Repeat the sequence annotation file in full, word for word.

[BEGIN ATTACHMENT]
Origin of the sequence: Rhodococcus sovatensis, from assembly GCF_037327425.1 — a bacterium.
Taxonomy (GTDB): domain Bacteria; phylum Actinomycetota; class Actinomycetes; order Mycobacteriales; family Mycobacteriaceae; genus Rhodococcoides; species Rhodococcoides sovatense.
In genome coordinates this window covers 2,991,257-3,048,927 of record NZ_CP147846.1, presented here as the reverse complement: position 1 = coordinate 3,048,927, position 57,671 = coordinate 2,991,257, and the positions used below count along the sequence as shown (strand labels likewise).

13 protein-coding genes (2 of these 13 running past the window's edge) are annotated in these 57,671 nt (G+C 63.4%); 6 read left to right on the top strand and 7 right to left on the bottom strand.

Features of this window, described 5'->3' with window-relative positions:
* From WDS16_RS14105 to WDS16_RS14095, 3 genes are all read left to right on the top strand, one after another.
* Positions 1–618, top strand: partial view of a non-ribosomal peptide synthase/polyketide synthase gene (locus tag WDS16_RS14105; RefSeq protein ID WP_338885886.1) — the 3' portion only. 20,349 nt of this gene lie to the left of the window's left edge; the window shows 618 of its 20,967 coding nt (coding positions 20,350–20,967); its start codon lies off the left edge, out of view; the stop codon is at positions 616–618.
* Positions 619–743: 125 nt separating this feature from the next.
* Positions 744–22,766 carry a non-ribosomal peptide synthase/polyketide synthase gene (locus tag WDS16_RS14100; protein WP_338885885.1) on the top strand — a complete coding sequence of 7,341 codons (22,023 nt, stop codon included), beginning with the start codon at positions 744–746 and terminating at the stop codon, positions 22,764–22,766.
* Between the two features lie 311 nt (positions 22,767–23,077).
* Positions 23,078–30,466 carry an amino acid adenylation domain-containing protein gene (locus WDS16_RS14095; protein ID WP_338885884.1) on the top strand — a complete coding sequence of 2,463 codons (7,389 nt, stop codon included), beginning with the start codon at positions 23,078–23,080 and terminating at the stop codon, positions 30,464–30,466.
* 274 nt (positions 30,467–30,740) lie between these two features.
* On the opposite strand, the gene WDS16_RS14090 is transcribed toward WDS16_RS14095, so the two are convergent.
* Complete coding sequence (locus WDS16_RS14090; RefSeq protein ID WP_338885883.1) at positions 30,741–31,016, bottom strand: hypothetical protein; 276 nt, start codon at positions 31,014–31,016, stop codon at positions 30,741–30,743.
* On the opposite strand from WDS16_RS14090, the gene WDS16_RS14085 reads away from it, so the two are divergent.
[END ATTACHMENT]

Origin of the sequence: Rhodococcus sovatensis, from assembly GCF_037327425.1 — a bacterium.
Taxonomy (GTDB): domain Bacteria; phylum Actinomycetota; class Actinomycetes; order Mycobacteriales; family Mycobacteriaceae; genus Rhodococcoides; species Rhodococcoides sovatense.
In genome coordinates this window covers 2,991,257-3,048,927 of record NZ_CP147846.1, presented here as the reverse complement: position 1 = coordinate 3,048,927, position 57,671 = coordinate 2,991,257, and the positions used below count along the sequence as shown (strand labels likewise).

13 protein-coding genes (2 of these 13 running past the window's edge) are annotated in these 57,671 nt (G+C 63.4%); 6 read left to right on the top strand and 7 right to left on the bottom strand.

Features of this window, described 5'->3' with window-relative positions:
* From WDS16_RS14105 to WDS16_RS14095, 3 genes are all read left to right on the top strand, one after another.
* Positions 1–618, top strand: partial view of a non-ribosomal peptide synthase/polyketide synthase gene (locus tag WDS16_RS14105; RefSeq protein ID WP_338885886.1) — the 3' portion only. 20,349 nt of this gene lie to the left of the window's left edge; the window shows 618 of its 20,967 coding nt (coding positions 20,350–20,967); its start codon lies off the left edge, out of view; the stop codon is at positions 616–618.
* Positions 619–743: 125 nt separating this feature from the next.
* Positions 744–22,766 carry a non-ribosomal peptide synthase/polyketide synthase gene (locus tag WDS16_RS14100; protein WP_338885885.1) on the top strand — a complete coding sequence of 7,341 codons (22,023 nt, stop codon included), beginning with the start codon at positions 744–746 and terminating at the stop codon, positions 22,764–22,766.
* Between the two features lie 311 nt (positions 22,767–23,077).
* Positions 23,078–30,466 carry an amino acid adenylation domain-containing protein gene (locus WDS16_RS14095; protein ID WP_338885884.1) on the top strand — a complete coding sequence of 2,463 codons (7,389 nt, stop codon included), beginning with the start codon at positions 23,078–23,080 and terminating at the stop codon, positions 30,464–30,466.
* 274 nt (positions 30,467–30,740) lie between these two features.
* On the opposite strand, the gene WDS16_RS14090 is transcribed toward WDS16_RS14095, so the two are convergent.
* Complete coding sequence (locus WDS16_RS14090; RefSeq protein ID WP_338885883.1) at positions 30,741–31,016, bottom strand: hypothetical protein; 276 nt, start codon at positions 31,014–31,016, stop codon at positions 30,741–30,743.
* On the opposite strand from WDS16_RS14090, the gene WDS16_RS14085 reads away from it, so the two are divergent.